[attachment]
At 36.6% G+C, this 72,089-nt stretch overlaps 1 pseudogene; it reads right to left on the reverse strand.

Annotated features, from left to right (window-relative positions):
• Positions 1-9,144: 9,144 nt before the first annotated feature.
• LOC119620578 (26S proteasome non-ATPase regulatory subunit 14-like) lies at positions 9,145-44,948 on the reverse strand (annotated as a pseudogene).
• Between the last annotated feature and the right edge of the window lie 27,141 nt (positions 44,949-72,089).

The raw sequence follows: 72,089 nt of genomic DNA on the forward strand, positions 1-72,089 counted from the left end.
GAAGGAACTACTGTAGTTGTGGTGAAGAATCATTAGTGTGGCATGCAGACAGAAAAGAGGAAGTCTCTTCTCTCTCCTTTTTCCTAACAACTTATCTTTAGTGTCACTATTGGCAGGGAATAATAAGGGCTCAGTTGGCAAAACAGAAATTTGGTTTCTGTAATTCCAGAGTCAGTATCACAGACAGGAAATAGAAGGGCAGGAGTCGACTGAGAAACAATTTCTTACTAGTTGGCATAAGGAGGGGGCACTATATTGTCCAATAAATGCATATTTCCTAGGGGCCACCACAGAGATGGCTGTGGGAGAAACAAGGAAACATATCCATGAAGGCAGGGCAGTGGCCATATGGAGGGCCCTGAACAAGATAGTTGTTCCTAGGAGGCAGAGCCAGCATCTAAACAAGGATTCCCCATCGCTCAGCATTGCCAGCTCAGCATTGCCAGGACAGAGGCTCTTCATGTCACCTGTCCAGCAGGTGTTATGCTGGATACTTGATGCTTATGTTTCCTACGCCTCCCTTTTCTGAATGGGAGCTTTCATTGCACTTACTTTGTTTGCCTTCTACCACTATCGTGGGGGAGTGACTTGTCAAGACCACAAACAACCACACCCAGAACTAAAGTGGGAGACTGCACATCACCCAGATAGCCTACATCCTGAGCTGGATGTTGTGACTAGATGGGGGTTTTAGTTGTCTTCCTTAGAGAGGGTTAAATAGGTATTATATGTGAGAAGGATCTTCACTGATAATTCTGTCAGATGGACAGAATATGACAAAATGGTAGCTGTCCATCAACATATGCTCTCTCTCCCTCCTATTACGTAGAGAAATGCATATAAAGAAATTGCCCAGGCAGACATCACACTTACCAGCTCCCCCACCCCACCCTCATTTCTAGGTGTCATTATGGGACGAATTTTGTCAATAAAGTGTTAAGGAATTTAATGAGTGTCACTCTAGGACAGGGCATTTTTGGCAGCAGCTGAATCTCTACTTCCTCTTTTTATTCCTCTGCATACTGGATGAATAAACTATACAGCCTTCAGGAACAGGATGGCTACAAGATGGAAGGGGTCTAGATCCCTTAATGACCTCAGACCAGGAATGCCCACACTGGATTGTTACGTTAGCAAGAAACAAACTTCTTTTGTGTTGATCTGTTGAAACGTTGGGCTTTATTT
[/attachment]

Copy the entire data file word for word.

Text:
At 36.6% G+C, this 72,089-nt stretch overlaps 1 pseudogene; it reads right to left on the reverse strand.

Annotated features, from left to right (window-relative positions):
• Positions 1-9,144: 9,144 nt before the first annotated feature.
• LOC119620578 (26S proteasome non-ATPase regulatory subunit 14-like) lies at positions 9,145-44,948 on the reverse strand (annotated as a pseudogene).
• Between the last annotated feature and the right edge of the window lie 27,141 nt (positions 44,949-72,089).

The raw sequence follows: 72,089 nt of genomic DNA on the forward strand, positions 1-72,089 counted from the left end.
GAAGGAACTACTGTAGTTGTGGTGAAGAATCATTAGTGTGGCATGCAGACAGAAAAGAGGAAGTCTCTTCTCTCTCCTTTTTCCTAACAACTTATCTTTAGTGTCACTATTGGCAGGGAATAATAAGGGCTCAGTTGGCAAAACAGAAATTTGGTTTCTGTAATTCCAGAGTCAGTATCACAGACAGGAAATAGAAGGGCAGGAGTCGACTGAGAAACAATTTCTTACTAGTTGGCATAAGGAGGGGGCACTATATTGTCCAATAAATGCATATTTCCTAGGGGCCACCACAGAGATGGCTGTGGGAGAAACAAGGAAACATATCCATGAAGGCAGGGCAGTGGCCATATGGAGGGCCCTGAACAAGATAGTTGTTCCTAGGAGGCAGAGCCAGCATCTAAACAAGGATTCCCCATCGCTCAGCATTGCCAGCTCAGCATTGCCAGGACAGAGGCTCTTCATGTCACCTGTCCAGCAGGTGTTATGCTGGATACTTGATGCTTATGTTTCCTACGCCTCCCTTTTCTGAATGGGAGCTTTCATTGCACTTACTTTGTTTGCCTTCTACCACTATCGTGGGGGAGTGACTTGTCAAGACCACAAACAACCACACCCAGAACTAAAGTGGGAGACTGCACATCACCCAGATAGCCTACATCCTGAGCTGGATGTTGTGACTAGATGGGGGTTTTAGTTGTCTTCCTTAGAGAGGGTTAAATAGGTATTATATGTGAGAAGGATCTTCACTGATAATTCTGTCAGATGGACAGAATATGACAAAATGGTAGCTGTCCATCAACATATGCTCTCTCTCCCTCCTATTACGTAGAGAAATGCATATAAAGAAATTGCCCAGGCAGACATCACACTTACCAGCTCCCCCACCCCACCCTCATTTCTAGGTGTCATTATGGGACGAATTTTGTCAATAAAGTGTTAAGGAATTTAATGAGTGTCACTCTAGGACAGGGCATTTTTGGCAGCAGCTGAATCTCTACTTCCTCTTTTTATTCCTCTGCATACTGGATGAATAAACTATACAGCCTTCAGGAACAGGATGGCTACAAGATGGAAGGGGTCTAGATCCCTTAATGACCTCAGACCAGGAATGCCCACACTGGATTGTTACGTTAGCAAGAAACAAACTTCTTTTGTGTTGATCTGTTGAAACGTTGGGCTTTATTT